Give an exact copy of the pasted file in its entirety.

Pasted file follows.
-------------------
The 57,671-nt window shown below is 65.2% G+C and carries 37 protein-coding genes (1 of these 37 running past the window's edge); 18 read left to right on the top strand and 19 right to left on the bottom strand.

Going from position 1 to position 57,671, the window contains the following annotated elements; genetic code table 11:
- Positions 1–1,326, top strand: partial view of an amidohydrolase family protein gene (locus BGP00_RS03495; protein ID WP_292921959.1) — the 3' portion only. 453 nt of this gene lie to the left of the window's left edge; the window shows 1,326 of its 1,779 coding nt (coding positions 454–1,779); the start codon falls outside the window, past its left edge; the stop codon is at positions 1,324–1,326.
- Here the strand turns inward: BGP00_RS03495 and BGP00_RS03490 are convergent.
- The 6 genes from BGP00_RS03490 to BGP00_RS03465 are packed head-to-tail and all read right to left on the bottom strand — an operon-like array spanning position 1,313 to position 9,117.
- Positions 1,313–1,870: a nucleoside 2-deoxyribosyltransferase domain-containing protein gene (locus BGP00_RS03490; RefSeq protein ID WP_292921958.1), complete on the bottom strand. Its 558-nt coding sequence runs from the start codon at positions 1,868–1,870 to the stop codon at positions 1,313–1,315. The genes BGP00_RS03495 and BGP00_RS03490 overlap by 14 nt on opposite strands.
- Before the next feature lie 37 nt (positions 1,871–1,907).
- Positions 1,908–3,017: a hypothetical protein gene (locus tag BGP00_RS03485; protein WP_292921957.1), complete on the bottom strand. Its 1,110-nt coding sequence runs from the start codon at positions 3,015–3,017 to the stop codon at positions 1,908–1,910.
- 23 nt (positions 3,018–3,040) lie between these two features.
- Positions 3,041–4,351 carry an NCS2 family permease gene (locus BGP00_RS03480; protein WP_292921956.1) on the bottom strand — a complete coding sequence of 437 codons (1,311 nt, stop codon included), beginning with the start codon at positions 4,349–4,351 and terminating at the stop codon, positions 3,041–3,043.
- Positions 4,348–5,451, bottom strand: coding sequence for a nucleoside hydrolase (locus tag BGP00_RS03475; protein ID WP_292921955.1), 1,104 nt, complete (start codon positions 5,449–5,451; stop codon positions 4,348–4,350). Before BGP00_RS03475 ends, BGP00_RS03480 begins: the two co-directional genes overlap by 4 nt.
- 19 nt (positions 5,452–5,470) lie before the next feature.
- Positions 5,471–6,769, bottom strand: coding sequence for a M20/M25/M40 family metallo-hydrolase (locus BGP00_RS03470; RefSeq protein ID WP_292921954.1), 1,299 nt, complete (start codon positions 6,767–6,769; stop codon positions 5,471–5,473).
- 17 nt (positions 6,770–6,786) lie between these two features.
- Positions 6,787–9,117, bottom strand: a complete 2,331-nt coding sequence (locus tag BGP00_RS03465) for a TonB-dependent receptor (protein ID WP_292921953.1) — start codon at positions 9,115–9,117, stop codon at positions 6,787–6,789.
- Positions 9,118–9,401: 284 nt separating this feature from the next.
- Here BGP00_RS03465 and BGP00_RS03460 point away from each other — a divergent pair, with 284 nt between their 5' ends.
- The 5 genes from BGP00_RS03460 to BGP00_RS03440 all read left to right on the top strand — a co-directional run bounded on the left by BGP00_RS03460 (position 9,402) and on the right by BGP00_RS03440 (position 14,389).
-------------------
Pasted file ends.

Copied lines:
The 57,671-nt window shown below is 65.2% G+C and carries 37 protein-coding genes (1 of these 37 running past the window's edge); 18 read left to right on the top strand and 19 right to left on the bottom strand.

Going from position 1 to position 57,671, the window contains the following annotated elements; genetic code table 11:
- Positions 1–1,326, top strand: partial view of an amidohydrolase family protein gene (locus BGP00_RS03495; protein ID WP_292921959.1) — the 3' portion only. 453 nt of this gene lie to the left of the window's left edge; the window shows 1,326 of its 1,779 coding nt (coding positions 454–1,779); the start codon falls outside the window, past its left edge; the stop codon is at positions 1,324–1,326.
- Here the strand turns inward: BGP00_RS03495 and BGP00_RS03490 are convergent.
- The 6 genes from BGP00_RS03490 to BGP00_RS03465 are packed head-to-tail and all read right to left on the bottom strand — an operon-like array spanning position 1,313 to position 9,117.
- Positions 1,313–1,870: a nucleoside 2-deoxyribosyltransferase domain-containing protein gene (locus BGP00_RS03490; RefSeq protein ID WP_292921958.1), complete on the bottom strand. Its 558-nt coding sequence runs from the start codon at positions 1,868–1,870 to the stop codon at positions 1,313–1,315. The genes BGP00_RS03495 and BGP00_RS03490 overlap by 14 nt on opposite strands.
- Before the next feature lie 37 nt (positions 1,871–1,907).
- Positions 1,908–3,017: a hypothetical protein gene (locus tag BGP00_RS03485; protein WP_292921957.1), complete on the bottom strand. Its 1,110-nt coding sequence runs from the start codon at positions 3,015–3,017 to the stop codon at positions 1,908–1,910.
- 23 nt (positions 3,018–3,040) lie between these two features.
- Positions 3,041–4,351 carry an NCS2 family permease gene (locus BGP00_RS03480; protein WP_292921956.1) on the bottom strand — a complete coding sequence of 437 codons (1,311 nt, stop codon included), beginning with the start codon at positions 4,349–4,351 and terminating at the stop codon, positions 3,041–3,043.
- Positions 4,348–5,451, bottom strand: coding sequence for a nucleoside hydrolase (locus tag BGP00_RS03475; protein ID WP_292921955.1), 1,104 nt, complete (start codon positions 5,449–5,451; stop codon positions 4,348–4,350). Before BGP00_RS03475 ends, BGP00_RS03480 begins: the two co-directional genes overlap by 4 nt.
- 19 nt (positions 5,452–5,470) lie before the next feature.
- Positions 5,471–6,769, bottom strand: coding sequence for a M20/M25/M40 family metallo-hydrolase (locus BGP00_RS03470; RefSeq protein ID WP_292921954.1), 1,299 nt, complete (start codon positions 6,767–6,769; stop codon positions 5,471–5,473).
- 17 nt (positions 6,770–6,786) lie between these two features.
- Positions 6,787–9,117, bottom strand: a complete 2,331-nt coding sequence (locus tag BGP00_RS03465) for a TonB-dependent receptor (protein ID WP_292921953.1) — start codon at positions 9,115–9,117, stop codon at positions 6,787–6,789.
- Positions 9,118–9,401: 284 nt separating this feature from the next.
- Here BGP00_RS03465 and BGP00_RS03460 point away from each other — a divergent pair, with 284 nt between their 5' ends.
- The 5 genes from BGP00_RS03460 to BGP00_RS03440 all read left to right on the top strand — a co-directional run bounded on the left by BGP00_RS03460 (position 9,402) and on the right by BGP00_RS03440 (position 14,389).